The CHERLOB (Preoperative chemotherapy plus trastuzumab, lapatinib or both) [22], is a phase IIb randomized 3 arm trial, in which patients with HER2-positive primary breast cancer stage II-IIIA (tumor size > 2 cm) were randomized to receive chemotherapy with weekly paclitaxel 80 mg/m2 for 12 weeks followed by 4 courses of FEC (5-fluorouracil [5-FU] 600 mg/m2, epirubicin 75 mg/m2, cyclophosphamide 600 mg/m2) administered every 3 weeks plus trastuzumab 4 mg/kg loading dose followed by 2 mg/kg weekly for 26 weeks (arm A); or to receive the same chemotherapy regimen plus lapatinib 1500 mg orally daily for the whole duration of chemotherapy (arm B); or to receive the same chemotherapy regimen plus trastuzumab 2 mg/kg weekly (first loading dose 4 mg/kg) plus lapatinib 1000 mg orally daily for the whole treatment period (arm C). Surgery was planned within 2 weeks after the last trastuzumab/ lapatinib dose. The primary endpoint of this study was the percentage of pCR, defined as complete disappearance of invasive tumor in breast and axillary lymph nodes. Secondary aims were as follows: the percentage of clinical objective responses in the breast, the percentage of conservative surgery, the safety profile of these combinations, the time to treatment failure from the beginning of the primary therapy, the percentage of inhibition of intermediate and final biomarkers of the proliferative and the apoptosis pathways induced by the different combinations and the correlation between gene expression at diagnosis and pathologic response. One hundred and twenty one patients (pts) have been randomized until November 2010. Eighty pts have completed surgery and they are evaluable for response: 50 pts (62.5%) achieved breast conservation (BCS—breast conserving surgery). A conversion from mastectomy to BCS was observed in 23/44 pts, initially considered candidates for mastectomy: the conversion rate was 52% (63% in arm A, 53% in arm B and 62% in arm C). The pCR rate was 36.2% (28% in arm A, 32% in arm B, and 48% in arm C). By using a 30% cut-off for p95 positivity, in a preliminary analysis of 48 cases, 57% resulted as p95 positive. In this preliminary analysis, the pCR rate in 15 trastuzumab treated pts was 86% in p95-negative and 13% in p95 positive cases, respectively. Mean LVEF range was 62% (52% - 77%) at baseline, 61% (44% - 78%) after 12 - 13 weeks and 61% (44% - 74%) at the end of the therapy, respectively. No patient had symptomatic cardiac events.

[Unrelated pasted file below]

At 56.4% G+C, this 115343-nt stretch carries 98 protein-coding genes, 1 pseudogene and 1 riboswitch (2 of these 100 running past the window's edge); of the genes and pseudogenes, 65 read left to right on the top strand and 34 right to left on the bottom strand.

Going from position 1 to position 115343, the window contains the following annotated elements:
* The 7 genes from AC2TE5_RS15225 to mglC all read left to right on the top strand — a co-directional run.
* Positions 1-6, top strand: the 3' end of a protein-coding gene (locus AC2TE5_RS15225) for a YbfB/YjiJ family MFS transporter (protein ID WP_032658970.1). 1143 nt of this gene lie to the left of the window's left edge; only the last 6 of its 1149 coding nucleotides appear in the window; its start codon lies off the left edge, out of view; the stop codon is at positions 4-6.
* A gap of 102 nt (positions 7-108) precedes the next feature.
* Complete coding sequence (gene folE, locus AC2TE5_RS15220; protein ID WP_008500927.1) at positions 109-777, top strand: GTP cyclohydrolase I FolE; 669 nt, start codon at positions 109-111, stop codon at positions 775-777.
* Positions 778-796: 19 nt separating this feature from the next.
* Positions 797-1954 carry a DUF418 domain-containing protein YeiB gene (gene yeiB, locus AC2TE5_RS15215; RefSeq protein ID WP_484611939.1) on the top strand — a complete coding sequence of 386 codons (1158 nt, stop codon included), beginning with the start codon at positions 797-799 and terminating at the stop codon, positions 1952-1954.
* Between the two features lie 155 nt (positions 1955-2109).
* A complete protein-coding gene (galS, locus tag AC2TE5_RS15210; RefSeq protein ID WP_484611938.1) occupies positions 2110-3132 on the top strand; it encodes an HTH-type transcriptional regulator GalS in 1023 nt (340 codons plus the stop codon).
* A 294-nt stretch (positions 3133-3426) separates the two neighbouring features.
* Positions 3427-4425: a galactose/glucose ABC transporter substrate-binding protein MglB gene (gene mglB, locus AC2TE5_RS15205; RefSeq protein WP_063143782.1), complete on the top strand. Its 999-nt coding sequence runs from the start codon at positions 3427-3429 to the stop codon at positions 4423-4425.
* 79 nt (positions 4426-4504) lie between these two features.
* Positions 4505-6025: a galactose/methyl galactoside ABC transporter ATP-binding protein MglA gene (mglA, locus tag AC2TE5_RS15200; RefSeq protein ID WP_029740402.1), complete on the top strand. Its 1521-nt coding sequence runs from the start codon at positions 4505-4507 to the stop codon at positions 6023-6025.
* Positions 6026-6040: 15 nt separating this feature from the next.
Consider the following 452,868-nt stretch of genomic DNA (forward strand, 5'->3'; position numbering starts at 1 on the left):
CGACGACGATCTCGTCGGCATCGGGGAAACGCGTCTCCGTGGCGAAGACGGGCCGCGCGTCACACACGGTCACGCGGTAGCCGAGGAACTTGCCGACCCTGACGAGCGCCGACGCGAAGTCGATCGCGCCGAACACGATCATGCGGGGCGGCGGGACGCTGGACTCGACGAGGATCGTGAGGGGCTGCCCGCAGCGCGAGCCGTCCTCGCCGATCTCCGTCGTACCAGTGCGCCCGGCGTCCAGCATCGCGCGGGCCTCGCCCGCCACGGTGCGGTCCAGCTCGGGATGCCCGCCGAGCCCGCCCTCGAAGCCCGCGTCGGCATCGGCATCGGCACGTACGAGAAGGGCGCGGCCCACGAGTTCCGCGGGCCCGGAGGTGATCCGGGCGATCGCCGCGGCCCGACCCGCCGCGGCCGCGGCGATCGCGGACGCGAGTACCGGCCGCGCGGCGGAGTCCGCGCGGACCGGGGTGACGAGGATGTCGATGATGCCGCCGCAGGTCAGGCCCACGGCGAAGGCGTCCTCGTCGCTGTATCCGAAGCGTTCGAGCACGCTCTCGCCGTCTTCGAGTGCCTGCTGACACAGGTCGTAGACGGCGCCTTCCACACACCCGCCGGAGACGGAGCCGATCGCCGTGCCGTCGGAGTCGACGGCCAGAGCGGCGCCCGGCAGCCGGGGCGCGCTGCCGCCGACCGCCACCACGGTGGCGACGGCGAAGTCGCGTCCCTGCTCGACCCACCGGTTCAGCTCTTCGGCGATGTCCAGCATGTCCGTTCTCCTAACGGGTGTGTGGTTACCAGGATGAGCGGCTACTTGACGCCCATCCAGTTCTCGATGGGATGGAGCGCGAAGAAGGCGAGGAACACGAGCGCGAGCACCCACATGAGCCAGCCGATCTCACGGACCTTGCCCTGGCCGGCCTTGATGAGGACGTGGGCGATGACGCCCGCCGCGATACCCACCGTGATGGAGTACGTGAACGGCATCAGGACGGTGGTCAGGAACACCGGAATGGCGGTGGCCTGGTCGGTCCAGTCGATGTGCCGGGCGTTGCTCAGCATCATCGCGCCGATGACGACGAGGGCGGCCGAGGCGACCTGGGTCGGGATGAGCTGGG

In TBCRC 006 [23] a multicenter phase II study, in HER2-positive breast cancer, patients received daily Lapatinib (1000 mg for 12 weeks) and weekly Trastuzumab (4 mg/kg loading then 2 mg/kg). The patients ER positive also received letrozole (plus goserelin if premenopausal), to block ER/HER cross-talk. Adverse events (AEs) were negligible. Overall pathologic response rate (pRR) was 53% (ER+: 56%, ER−: 48%). The overall pCR rate was 28% (ER+: 21%, ER−: 40%).